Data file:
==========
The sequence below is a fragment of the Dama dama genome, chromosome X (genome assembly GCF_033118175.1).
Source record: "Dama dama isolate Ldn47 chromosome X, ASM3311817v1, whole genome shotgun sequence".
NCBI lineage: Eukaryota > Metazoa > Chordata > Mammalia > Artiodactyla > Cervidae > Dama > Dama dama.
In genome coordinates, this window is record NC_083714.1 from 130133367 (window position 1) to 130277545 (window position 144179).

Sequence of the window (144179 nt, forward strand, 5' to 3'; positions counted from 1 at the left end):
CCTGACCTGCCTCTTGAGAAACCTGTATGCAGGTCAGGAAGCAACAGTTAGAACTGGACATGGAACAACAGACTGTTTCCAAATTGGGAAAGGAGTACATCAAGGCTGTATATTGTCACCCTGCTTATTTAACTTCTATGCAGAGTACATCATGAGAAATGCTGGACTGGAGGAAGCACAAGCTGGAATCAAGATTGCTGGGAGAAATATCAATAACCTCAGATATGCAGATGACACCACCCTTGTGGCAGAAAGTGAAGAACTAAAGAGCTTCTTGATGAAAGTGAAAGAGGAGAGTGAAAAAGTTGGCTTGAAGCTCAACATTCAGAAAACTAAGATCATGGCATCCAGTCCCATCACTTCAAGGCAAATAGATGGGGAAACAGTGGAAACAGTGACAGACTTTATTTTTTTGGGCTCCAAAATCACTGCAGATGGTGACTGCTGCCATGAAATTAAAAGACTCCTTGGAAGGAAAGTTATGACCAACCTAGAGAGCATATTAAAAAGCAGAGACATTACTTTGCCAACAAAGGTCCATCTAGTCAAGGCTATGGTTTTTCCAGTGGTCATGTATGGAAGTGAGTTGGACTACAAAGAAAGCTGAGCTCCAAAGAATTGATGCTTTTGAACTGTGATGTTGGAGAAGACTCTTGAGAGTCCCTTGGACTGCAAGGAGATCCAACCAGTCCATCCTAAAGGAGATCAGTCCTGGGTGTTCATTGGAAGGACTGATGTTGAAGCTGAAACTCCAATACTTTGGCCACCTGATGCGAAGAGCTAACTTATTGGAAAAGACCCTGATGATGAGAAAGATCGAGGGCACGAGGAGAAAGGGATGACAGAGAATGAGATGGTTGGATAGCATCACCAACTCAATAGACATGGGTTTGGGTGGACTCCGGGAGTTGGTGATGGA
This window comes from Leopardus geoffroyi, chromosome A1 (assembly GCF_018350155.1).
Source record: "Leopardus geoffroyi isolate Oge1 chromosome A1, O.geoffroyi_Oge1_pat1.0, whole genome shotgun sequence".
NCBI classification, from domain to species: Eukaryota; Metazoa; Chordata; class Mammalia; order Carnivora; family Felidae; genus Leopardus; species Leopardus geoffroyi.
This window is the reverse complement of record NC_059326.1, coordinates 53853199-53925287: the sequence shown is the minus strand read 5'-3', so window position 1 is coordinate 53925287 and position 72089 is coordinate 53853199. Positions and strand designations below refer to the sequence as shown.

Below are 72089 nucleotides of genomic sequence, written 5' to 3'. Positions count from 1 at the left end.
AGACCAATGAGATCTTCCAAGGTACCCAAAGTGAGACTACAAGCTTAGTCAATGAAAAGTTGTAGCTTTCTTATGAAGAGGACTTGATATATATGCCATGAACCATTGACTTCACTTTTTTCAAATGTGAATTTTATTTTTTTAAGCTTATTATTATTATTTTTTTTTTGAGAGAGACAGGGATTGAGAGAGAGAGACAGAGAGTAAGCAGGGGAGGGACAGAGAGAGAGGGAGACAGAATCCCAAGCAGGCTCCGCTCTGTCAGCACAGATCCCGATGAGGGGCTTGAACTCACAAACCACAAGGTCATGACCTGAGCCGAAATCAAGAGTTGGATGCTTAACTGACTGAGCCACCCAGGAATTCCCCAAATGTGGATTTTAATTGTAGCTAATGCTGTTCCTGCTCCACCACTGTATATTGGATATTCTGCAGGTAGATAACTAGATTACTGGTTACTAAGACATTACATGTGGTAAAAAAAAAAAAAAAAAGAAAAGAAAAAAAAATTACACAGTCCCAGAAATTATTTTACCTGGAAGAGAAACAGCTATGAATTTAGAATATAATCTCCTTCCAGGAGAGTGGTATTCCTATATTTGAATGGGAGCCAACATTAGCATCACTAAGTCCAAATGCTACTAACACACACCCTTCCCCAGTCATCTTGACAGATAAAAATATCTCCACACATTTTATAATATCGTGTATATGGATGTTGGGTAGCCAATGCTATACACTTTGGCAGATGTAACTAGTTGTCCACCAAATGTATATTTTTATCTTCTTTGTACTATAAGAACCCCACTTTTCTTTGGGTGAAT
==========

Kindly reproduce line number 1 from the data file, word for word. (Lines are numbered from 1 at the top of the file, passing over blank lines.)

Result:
The sequence below is a fragment of the Dama dama genome, chromosome X (genome assembly GCF_033118175.1).